I realize there's a great deal of ground to be trod upon very carefully when throwing words like "normal" around, but I guess what I'm saying is that I undertook this transition specifically in order to set myself on the masculine trajectory of sideburns, belly hair, even-god-forbid-back-hair, and I'm surprised myself and then defensive and irritated when people are surprised at what I've accomplished. I can't help hearing skepticism and invalidation in their surprise, and I have to stop myself from saying "what, you expected Mary Martin as Peter Pan forever?"

Which I would regret the moment it left my mouth, and am now having trouble not deleting from the screen. It is an unkind thing to say on a lot of levels, not least because it smacks of the kind of jockeying for position between different types of trans folks that I've always been dismayed by. I don't want respect for my choices to come at the expense of respect for other people's choices. But I do want my choices to be understood! I put a lot of thought into making them, and then a lot of effort into carrying them out, and it's damn hard not to get defensive when that work is questioned.


Anyway. Speaking of hairy faces, here's the latest incarnation of my 'burns.

Thursday, February 21, 2008

small moments

I was helping a woman at work yesterday and she commented on my Martin van Buren muttonchops.

"I like your facial hair! You men have so many options."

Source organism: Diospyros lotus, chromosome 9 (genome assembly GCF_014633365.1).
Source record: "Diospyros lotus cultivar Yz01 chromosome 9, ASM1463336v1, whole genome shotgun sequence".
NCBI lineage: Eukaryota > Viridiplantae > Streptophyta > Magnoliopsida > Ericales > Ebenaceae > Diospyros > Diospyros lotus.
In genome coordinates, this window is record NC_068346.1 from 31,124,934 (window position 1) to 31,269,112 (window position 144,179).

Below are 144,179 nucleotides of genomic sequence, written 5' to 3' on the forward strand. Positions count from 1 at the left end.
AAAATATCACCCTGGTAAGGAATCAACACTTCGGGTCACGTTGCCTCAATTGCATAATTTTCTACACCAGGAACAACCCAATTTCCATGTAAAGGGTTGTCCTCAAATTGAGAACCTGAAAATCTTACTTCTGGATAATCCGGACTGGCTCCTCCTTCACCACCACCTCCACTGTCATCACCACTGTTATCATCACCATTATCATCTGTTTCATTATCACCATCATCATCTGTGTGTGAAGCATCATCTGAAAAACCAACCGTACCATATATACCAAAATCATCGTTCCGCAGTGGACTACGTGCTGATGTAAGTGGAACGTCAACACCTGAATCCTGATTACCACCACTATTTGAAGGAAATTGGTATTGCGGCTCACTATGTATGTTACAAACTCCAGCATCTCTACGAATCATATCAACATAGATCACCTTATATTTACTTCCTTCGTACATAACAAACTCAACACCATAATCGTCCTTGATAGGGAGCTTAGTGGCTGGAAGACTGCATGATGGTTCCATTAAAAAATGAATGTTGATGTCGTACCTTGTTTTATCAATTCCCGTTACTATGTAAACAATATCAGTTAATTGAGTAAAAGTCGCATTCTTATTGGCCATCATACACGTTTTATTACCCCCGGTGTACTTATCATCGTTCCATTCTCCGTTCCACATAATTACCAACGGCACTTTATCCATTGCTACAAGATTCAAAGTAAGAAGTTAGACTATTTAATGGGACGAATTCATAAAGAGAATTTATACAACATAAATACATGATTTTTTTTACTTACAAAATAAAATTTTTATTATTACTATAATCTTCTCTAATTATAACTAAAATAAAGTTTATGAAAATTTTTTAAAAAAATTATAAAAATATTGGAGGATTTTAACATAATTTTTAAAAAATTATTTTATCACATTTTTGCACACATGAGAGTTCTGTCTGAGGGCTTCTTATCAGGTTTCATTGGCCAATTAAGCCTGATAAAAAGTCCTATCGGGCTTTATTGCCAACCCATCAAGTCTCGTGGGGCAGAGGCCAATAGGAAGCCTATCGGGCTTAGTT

Ha! I thought to myself. It's true! We do! I'm enjoying my muttonchops a lot, despite the fact that I now have more cleanshaven surface area to maintain. It's nice, too, because without the moustache (and the corresponding obvious space where it doesn't connect to my beard) it's harder to tell that my beard is still in a nascent stage. I'm glad not to look like a high schooler, though I guess looking like our nation's 8th president is a bit of an odd trade off.
At dinner last night, telling a new acquaintance that I have a twin, he asked "Fraternal or identical?"
I gave my long-ago-formed standard answer "Fraternal- my sister and I don't look alike at all!"
To which he responded, "Oh, a sister! Fraternal, of course. Ha, does anyone ever ask you if you're identical? Haha!"
And I remember being a kid and being similarly scornful of those poor ignorant folks who didn't understand that identical meant from the same egg! So of COURSE they couldn't be one boy and one girl! Now that my situation is more complicated than that, I have to smile at my own former ignorance.
Of course, I could've said to the guy "Well, actually, I'm a transsexual, so technically we could've been identical."
I didn't say it- another of the myriad ways, growing more myriad every day, in which I don't challenge the world's assumption that I'm a non-trans man (cissexual)- but as I'm writing this, I wonder, could we have been identical? I know I've read somewhere, or maybe seen a short PBS segment on, a transman and his sister who were identical twins. But thinking about what makes me who I am, and how we used to joke as kids about if we'd been identical, and what if there'd been two Kates or two of me! If we'd been identical and both from my egg, would my mother have had two transsexual children?
Curious! Goes back to the great unknown nature/nuture/etc debate about what causes us to be who we are. I think one of the arguments put forth in the PBS segment about the other trans/non-trans twin pair was that their mother had been in a car accident while pregnant and the trans twin had absorbed all of the adrenalin/other hormones that were released, which caused masculinization of the brain, which caused transsexualism. No explanation of why only one twin got the full dose, though. Anyway, it was interesting to my family because MY mother was in a car accident while she was pregnant with us! Just a small one, much less intense than the one on television, but a car accident nonetheless! Maybe that's the reason...